30Mosques.com | Day 15: Noor Al-Islam Center

By Aman and Bassam

Our first trip on our journey to Staten Island, way overdue. No Bassam today, but instead I took my little brother Zeshawn and my cousin Salman to the Noor Al-Islam Center on Richmond Terrace. This is a World War II bomb factory they converted into a mosque. But before I get to that, we first took a chillaxing 25-minute ferry ride to Staten Island. Bye bye Manhattan and Statue of Liberty:

To truly appreciate how beautiful this mosque is, you have to learn its history. The mosque is built on a shipyard that was the location for the Bethlehem Steel Corporation during World War II. The corporation used to manufacture bombs for the military. After the war, a man named Muhammad Adam, who is still on the mosque’s board today, worked his way up the ranks at the shipyard until he finally took ownership of it. In the 1990s, he turned the factory portion of the shipyard into this beautiful mosque.

During World War II, this parking lot used to be an outdoor motorized track that used to transport the manufactured bombs in carts to the harbor, where men at the dock would load the bombs onto military supply ships.

It took Muhammad Adam and the mosque board about 10 years to gain full control of the five-floor building. In the late 1990s, they had only one small portion of the first floor. Then they got enough money to take control of the second floor to make an expanded prayer room. Then they took control of the third floor to make a women’s prayer area. Then they took control of the fourth floor to make a Sunday school for children. Then they took control of the fifth floor to make an apartment for the Imam.

This prayer room was completed about two years ago. The pillars from the original factory are still intact, but the entire room has been restored with beautiful marble tiling. We got to the mosque super early, so I sat back against the wall to take in the room’s beauty:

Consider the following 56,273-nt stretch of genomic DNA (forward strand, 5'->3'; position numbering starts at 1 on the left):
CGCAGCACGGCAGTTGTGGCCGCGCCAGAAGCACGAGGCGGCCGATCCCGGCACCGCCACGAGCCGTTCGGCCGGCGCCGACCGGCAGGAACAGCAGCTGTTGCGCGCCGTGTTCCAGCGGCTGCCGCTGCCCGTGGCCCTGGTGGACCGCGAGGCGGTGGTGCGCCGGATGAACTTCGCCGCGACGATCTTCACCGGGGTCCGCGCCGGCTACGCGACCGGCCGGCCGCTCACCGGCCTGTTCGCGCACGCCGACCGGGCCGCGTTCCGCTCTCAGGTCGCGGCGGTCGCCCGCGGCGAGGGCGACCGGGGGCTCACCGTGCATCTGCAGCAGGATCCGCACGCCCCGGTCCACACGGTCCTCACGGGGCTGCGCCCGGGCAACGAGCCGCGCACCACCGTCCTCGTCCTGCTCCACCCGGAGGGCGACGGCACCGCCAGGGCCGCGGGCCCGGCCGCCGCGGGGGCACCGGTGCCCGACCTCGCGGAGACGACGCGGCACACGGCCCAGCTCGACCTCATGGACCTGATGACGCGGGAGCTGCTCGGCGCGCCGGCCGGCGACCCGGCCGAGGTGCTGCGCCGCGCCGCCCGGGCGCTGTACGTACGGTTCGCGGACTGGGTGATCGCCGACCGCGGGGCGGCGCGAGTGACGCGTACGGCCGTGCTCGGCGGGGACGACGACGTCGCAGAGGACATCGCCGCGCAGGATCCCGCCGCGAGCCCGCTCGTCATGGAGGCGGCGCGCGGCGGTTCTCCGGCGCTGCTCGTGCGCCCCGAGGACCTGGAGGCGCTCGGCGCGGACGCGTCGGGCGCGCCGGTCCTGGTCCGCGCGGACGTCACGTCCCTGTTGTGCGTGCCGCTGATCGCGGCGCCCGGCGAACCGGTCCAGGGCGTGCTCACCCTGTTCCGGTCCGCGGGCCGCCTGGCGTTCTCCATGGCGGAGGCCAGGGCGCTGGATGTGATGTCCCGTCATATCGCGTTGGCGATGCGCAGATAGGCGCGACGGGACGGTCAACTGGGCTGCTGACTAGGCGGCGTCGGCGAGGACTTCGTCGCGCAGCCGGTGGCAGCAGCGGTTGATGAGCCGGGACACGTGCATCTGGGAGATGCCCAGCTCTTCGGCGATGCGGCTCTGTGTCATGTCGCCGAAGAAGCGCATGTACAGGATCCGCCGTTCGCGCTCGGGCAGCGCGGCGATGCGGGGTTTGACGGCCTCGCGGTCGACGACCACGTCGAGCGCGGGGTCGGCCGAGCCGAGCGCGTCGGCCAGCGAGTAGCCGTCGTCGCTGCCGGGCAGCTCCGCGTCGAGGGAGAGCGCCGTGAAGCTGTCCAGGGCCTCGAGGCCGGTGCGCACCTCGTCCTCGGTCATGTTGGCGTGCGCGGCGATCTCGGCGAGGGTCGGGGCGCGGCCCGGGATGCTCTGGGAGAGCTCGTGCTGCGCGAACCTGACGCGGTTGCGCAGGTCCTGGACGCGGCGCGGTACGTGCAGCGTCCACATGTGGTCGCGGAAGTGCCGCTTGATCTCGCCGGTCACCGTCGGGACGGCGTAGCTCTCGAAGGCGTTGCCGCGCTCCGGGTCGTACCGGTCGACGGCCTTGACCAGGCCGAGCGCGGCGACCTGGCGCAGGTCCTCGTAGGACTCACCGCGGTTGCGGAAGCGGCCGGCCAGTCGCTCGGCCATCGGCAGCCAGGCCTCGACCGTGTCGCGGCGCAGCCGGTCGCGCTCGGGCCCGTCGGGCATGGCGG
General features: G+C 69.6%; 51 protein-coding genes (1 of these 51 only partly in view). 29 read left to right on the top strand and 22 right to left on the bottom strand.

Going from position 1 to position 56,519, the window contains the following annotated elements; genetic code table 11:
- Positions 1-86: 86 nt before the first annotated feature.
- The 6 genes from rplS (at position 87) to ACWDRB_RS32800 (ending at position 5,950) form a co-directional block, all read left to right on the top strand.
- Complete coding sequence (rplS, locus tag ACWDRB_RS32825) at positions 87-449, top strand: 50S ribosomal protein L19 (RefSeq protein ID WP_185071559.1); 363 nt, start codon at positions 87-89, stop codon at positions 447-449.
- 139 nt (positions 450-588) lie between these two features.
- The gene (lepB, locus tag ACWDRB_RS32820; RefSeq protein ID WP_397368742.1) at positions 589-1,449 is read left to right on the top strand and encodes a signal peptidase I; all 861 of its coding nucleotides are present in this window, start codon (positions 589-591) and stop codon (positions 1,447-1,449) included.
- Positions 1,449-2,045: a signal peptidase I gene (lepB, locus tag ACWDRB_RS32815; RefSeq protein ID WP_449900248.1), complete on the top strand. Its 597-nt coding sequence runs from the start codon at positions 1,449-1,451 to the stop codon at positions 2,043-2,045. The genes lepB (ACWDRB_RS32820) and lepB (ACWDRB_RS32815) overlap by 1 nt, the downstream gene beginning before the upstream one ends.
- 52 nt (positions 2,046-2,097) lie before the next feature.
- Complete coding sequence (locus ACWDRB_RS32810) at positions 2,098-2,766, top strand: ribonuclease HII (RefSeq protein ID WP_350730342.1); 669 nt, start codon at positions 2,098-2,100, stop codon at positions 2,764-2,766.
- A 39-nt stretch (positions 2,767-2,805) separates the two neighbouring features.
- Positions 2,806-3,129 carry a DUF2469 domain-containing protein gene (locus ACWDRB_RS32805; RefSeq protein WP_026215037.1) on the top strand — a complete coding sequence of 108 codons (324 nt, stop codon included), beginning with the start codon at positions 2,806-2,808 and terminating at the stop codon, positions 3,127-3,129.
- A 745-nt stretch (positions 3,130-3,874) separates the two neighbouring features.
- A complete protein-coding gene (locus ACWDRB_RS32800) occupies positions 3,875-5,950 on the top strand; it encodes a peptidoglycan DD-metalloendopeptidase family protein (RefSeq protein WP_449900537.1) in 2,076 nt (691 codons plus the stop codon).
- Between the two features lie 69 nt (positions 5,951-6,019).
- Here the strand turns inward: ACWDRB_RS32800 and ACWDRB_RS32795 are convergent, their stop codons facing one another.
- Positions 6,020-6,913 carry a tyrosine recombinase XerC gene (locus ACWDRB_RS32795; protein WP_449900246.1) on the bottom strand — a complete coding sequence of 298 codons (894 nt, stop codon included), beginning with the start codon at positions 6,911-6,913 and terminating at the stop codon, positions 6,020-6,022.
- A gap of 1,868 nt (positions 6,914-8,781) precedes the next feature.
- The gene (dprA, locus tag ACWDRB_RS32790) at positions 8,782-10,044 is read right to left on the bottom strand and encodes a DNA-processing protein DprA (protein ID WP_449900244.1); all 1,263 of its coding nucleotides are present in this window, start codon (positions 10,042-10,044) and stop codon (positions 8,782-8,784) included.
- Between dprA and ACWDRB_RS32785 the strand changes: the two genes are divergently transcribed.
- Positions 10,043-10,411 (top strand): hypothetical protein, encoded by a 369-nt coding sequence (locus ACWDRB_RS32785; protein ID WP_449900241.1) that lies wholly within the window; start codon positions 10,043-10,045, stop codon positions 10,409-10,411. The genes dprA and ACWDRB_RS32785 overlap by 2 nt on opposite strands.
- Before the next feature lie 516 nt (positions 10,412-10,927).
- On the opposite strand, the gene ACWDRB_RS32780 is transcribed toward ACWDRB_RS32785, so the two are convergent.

Apparently some of the people at the mosque are die-hard Jets fans, judging by this mat outside the prayer room. The Imam and I both agree the Jets made a mistake getting rid of Chad Pennington.

Since we got to the mosque about 30-40 minutes before prayer, we were asked by a group of people to join them in their religious discussion. They were a group of people from Brooklyn that were spending the weekend at the mosque. One of the things I love about going to mosques is when a random strangers greets you with a smile and makes you feel as if you’ve been friends for life.

It was time to break my fast and I had to give a shout out to my elementary school days. I broke it with a dixie cup cone filled with milk and a date.

Time for prayer.

After prayer, I was greeted by Hesham El-Meligy. A community activist who read our 30 mosques site and invited us to Staten Island. He is an amazing individual, and is one of the Muslim leaders in NYC pushing the city to make Eid a recognized holiday in the public schools. NPR recently did a story on him.

He gave me a tour of the mosque and explained its beautiful history. The congregation is predominantly Egyptian, but a good mix of Desis and African Americans too. For dinner we had fantastic Egyptian food: Rice, chicken, meatballs, mixed veggies and salad

For dessert we had baklava (left) and kunafa (right), one of my fave Arabic treats. If you haven’t had kunafa, its basically sweetened shredded wheat. Yes it sounds like something an 89 year old grandma would eat, but — holy moly — it’s amazing. It made me miss all my awesome Arab friends from college that made it for me all the time.

As we were getting ready to leave, I had to take one last shot of the building because I was still taken back by how beautiful it was.

I still can’t believe 15 days in this journey have gone by already. I have seen so many beautiful things so far, and we’re only halfway done. If I was able to see this today, I can only imagine the people I’ll meet and sights I’ll see in the days to come.

Alhamdulillah, I have lived an incredibly blessed life in the very few years I’ve been on this earth. This project without a doubt will be added to the long list of stories I’ll get to bore my grandkids about one day. I cann’t wait.

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